Owing to the large size of the human genome and the large number of transcription factors (~ 1400), most investigations of the concept of clustered binding sites creating a regulatory element have used computational tools 41. As detailed below, bioinformatic analyses are not sufficient to determine which of all possible binding sites are actually occupied by a transcription factor in vivo. However, there is some experimental evidence that at least a few binding hotspots do exist in the human genome. An extensively studied mammalian enhancer is the interferon beta enhanceosome 42, 43 in which 8 transcription factors bind to overlapping elements within a 55 bp region upstream of the interferon beta gene (IFNB1). This enhancer was characterized over many years using classical mutational analyses of a single regulatory element. Although very few regions of the human genome have been characterized in as much detail as the IFNB1 enhancer, several other enhancer regions have been fairly well-studied, including the mouse and chicken beta-globin locus control regions and the human growth hormone and MHCII enhancer regions 44.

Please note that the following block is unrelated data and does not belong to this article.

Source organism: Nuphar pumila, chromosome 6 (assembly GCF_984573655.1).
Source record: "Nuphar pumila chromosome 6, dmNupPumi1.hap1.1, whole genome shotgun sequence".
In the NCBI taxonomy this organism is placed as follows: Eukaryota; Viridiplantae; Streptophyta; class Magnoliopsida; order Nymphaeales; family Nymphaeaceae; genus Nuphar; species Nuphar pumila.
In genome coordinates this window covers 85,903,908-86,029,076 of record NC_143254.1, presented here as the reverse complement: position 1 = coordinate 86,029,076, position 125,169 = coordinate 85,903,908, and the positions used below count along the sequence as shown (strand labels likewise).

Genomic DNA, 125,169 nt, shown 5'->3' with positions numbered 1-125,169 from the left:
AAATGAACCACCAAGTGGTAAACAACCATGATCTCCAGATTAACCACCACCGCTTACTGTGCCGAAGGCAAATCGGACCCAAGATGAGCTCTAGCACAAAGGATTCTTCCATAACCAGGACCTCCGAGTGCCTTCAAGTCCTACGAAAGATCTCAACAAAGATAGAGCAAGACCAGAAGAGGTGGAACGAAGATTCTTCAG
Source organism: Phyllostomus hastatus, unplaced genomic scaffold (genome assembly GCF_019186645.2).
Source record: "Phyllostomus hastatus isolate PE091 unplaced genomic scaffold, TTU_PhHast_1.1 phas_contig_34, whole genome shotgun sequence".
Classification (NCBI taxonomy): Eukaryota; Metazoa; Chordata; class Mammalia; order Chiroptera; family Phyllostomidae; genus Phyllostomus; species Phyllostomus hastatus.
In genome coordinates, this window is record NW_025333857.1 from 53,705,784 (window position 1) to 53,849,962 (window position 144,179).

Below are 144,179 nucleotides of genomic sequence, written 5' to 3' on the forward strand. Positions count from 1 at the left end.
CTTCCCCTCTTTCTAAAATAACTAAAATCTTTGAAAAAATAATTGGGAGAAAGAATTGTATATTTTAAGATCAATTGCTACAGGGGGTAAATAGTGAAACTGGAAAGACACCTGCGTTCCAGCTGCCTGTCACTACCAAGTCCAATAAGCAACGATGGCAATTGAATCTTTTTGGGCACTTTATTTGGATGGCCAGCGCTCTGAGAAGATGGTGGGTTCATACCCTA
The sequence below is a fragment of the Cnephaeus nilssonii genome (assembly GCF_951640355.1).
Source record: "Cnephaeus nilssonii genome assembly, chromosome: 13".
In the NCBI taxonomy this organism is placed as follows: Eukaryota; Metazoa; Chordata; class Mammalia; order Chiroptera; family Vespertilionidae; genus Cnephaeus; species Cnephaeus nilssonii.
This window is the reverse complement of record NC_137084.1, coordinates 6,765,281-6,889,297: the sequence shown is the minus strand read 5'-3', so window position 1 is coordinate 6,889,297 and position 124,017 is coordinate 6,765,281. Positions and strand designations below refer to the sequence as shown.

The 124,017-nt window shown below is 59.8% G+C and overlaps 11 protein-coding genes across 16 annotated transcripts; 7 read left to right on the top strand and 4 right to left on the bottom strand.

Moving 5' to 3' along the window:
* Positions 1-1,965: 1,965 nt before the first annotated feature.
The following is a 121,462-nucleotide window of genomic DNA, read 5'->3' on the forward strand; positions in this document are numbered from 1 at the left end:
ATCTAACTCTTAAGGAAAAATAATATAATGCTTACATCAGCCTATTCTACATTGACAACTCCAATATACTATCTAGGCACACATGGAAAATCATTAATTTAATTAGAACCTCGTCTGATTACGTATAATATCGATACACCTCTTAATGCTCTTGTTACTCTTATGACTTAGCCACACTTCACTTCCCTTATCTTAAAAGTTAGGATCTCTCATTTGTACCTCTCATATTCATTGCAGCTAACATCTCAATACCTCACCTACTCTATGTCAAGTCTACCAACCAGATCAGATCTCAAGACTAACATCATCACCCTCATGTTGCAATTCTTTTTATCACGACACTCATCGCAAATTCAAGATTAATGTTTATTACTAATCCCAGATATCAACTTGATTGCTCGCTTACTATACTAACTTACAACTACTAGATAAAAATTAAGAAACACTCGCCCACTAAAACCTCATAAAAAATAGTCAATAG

Chen et al analyzed a set of factors that work together to mediate pluripotency and maintain self-renewal properties of mouse ES cells 38. They found that some regions (termed MTL for multiple transcription factor-binding loci) were bound by several factors. Specifically, clusters of Nanog, Oct4, and Sox2 sites were identified outside of promoter regions, suggesting that these regions might be enhancers, and a subset of MTL showed strong enhancer activity in follow-up experiments. Identification of these MTL may have been facilitated by the fact that Nanog, Oct4, and Sox2 were previously known to cooperate in regulating the mouse ES cell transcriptome.